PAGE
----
The other thing Holbrooke heard was, "You never ask us what we need; you just do these programs that you think we ought to have." This is a longstanding lament, and both the Kerry-Lugar bill and the administration's AfPak strategy stipulate that Pakistanis will play a much larger role in choosing, executing, and monitoring projects than they do now. In part because improving relations with Pakistan is so central to his job, Holbrooke immediately began rejecting contracts USAID had drawn up with U.S. contractors. That didn't sit well with some; a senior USAID official, C. Stuart Callison, wrote an anguished memo to Anne-Marie Slaughter, head of policy planning at the State Department, claiming that the new policy was "shockingly counterproductive" and would subordinate development goals to political considerations.
Political considerations, in a way, are just the point. Aid that harms America's standing -- because Pakistanis see it as highhanded -- is a bad idea even if it works. But it's also true, as Callison wrote, that aid policies that don't produce real change inside Pakistan scarcely advance President Barack Obama's overall counterinsurgency goals. Can America do both? Unlike Afghanistan, Pakistan has a real state, a real middle class, a real civil society. But it's hard to find independent actors in so deeply feudal a society. Brian Katulis, a regional expert at the Center for American Progress, says that though going through local NGOs and local government bodies is "the right instinct," he's skeptical that U.S. officials will be able to navigate the political interests of local players to choose people who will actually perform.
Holbrooke is prepared to err on the side of Pakistani engagement. How, after all, can you build local capacity unless you ask people to take responsibility? More to the point, this is what it means to incorporate development assistance into larger foreign-policy goals: If Obama is to overcome the terrible failure of trust with Pakistan, he must not treat Pakistanis as hapless objects of American charity. Pakistan, as the State Department official noted, "has forced a serious re-evaluation of the relevance of aid to our foreign-policy objectives."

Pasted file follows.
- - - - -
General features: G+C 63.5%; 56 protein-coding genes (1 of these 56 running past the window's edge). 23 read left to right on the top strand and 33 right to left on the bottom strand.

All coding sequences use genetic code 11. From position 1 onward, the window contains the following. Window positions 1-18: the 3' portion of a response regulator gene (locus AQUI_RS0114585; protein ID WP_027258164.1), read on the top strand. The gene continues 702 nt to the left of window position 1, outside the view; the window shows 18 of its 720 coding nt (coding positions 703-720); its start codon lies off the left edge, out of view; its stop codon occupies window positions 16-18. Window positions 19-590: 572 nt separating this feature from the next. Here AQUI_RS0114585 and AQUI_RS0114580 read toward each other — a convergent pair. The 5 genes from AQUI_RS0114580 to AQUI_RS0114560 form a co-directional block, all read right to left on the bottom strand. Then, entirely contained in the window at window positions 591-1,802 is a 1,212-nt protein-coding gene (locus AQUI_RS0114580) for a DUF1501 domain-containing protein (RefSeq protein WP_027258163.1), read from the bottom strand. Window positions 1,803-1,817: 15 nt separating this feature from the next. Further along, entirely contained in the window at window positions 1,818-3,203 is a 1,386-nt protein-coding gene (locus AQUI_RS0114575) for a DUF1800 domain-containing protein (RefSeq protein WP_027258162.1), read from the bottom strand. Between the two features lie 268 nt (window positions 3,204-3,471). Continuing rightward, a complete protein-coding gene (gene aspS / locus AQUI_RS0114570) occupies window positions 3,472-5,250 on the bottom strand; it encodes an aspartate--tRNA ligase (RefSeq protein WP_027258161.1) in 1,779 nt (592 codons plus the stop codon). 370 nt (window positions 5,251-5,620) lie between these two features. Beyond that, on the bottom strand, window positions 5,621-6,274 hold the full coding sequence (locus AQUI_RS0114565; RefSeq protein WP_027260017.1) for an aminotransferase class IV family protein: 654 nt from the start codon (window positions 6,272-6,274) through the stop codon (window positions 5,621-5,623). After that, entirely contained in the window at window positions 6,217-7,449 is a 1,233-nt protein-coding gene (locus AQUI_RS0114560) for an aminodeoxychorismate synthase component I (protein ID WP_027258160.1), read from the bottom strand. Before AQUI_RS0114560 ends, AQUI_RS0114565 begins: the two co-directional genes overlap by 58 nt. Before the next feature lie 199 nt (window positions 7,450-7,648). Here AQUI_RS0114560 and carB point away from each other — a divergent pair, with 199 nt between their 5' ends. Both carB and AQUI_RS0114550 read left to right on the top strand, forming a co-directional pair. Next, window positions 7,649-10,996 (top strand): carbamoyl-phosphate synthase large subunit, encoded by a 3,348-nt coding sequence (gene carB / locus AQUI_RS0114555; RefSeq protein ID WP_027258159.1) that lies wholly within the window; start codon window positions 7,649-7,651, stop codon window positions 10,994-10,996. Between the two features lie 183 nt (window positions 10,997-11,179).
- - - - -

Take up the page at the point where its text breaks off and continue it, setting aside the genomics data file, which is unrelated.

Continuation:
Whatever the United States was doing before didn't work for Pakistan, and didn't work for America. Clearly, it's time to try something else. The danger, though, is that Holbrooke will find a way of helping the U.S. image in Pakistan, and thus advance key national security goals, without really producing change inside the country. Perhaps, therefore, Pakistan should force the United States to re-evaluate aid policy even further. Wendy Chamberlin, a former U.S. ambassador to Pakistan, argued in a recent op-ed that aid will continue to fortify Pakistan's deeply entrenched elites unless the United States finds an entirely new way of delivering it; she proposed inviting a wide array of groups and individuals to bid for aid projects, much as the Obama administration is now doing in the education world with its $4.3 billion grant program known as Race to the Top.
A more far-reaching proposal comes from the Center for Global Development, a Washington think tank that has proposed (pdf) that funders sign contracts with recipient states in which both sides agree on a specific desired outcome -- say, increasing the reach of basic health services by a fixed percentage -- and then the donor leaves the government wholly free to reach the outcome in any way it sees fit. The donor begins to pay only when the government begins to show results. (A mutually-agreed-upon third party audits the recipient's progress.) "Cash on delivery aid," as authors Nancy Birdsall and William D. Savedoff have dubbed the idea, offers accountability for donors, autonomy for recipients, and transparency for citizens of both countries. A corrupt or incompetent government -- Pakistan's, for example -- could fail to hold up its end of the bargain. But are Americans really prepared to hand over scarce resources to such a state -- even if doing so helps their image?